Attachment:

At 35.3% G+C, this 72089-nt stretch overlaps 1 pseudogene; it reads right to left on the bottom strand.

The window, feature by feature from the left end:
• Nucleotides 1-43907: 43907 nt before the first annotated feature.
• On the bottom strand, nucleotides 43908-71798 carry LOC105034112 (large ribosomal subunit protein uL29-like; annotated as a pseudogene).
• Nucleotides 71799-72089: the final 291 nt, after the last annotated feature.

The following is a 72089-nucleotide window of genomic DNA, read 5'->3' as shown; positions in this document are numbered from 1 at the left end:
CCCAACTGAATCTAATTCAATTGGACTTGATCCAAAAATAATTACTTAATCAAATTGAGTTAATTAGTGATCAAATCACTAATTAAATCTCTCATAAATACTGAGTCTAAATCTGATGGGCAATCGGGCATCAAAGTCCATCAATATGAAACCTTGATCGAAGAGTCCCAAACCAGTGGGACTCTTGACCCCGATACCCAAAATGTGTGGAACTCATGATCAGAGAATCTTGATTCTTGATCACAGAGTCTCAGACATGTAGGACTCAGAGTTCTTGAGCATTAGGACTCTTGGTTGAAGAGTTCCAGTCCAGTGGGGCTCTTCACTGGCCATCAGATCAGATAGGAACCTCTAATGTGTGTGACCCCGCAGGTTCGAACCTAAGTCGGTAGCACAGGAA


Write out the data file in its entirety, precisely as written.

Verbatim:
At 35.3% G+C, this 72089-nt stretch overlaps 1 pseudogene; it reads right to left on the bottom strand.

The window, feature by feature from the left end:
• Nucleotides 1-43907: 43907 nt before the first annotated feature.
• On the bottom strand, nucleotides 43908-71798 carry LOC105034112 (large ribosomal subunit protein uL29-like; annotated as a pseudogene).
• Nucleotides 71799-72089: the final 291 nt, after the last annotated feature.

The following is a 72089-nucleotide window of genomic DNA, read 5'->3' as shown; positions in this document are numbered from 1 at the left end:
CCCAACTGAATCTAATTCAATTGGACTTGATCCAAAAATAATTACTTAATCAAATTGAGTTAATTAGTGATCAAATCACTAATTAAATCTCTCATAAATACTGAGTCTAAATCTGATGGGCAATCGGGCATCAAAGTCCATCAATATGAAACCTTGATCGAAGAGTCCCAAACCAGTGGGACTCTTGACCCCGATACCCAAAATGTGTGGAACTCATGATCAGAGAATCTTGATTCTTGATCACAGAGTCTCAGACATGTAGGACTCAGAGTTCTTGAGCATTAGGACTCTTGGTTGAAGAGTTCCAGTCCAGTGGGGCTCTTCACTGGCCATCAGATCAGATAGGAACCTCTAATGTGTGTGACCCCGCAGGTTCGAACCTAAGTCGGTAGCACAGGAA